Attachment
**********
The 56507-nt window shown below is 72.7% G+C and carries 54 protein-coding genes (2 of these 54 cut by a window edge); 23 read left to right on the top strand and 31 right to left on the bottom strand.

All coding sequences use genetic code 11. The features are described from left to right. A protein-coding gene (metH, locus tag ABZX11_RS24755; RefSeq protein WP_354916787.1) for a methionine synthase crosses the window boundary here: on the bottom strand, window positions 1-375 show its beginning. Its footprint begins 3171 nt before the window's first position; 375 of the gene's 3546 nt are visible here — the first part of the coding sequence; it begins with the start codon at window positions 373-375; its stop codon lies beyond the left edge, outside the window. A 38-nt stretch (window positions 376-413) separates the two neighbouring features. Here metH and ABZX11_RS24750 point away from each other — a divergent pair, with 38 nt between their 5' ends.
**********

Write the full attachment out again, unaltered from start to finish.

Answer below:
The 56507-nt window shown below is 72.7% G+C and carries 54 protein-coding genes (2 of these 54 cut by a window edge); 23 read left to right on the top strand and 31 right to left on the bottom strand.

All coding sequences use genetic code 11. The features are described from left to right. A protein-coding gene (metH, locus tag ABZX11_RS24755; RefSeq protein WP_354916787.1) for a methionine synthase crosses the window boundary here: on the bottom strand, window positions 1-375 show its beginning. Its footprint begins 3171 nt before the window's first position; 375 of the gene's 3546 nt are visible here — the first part of the coding sequence; it begins with the start codon at window positions 373-375; its stop codon lies beyond the left edge, outside the window. A 38-nt stretch (window positions 376-413) separates the two neighbouring features. Here metH and ABZX11_RS24750 point away from each other — a divergent pair, with 38 nt between their 5' ends.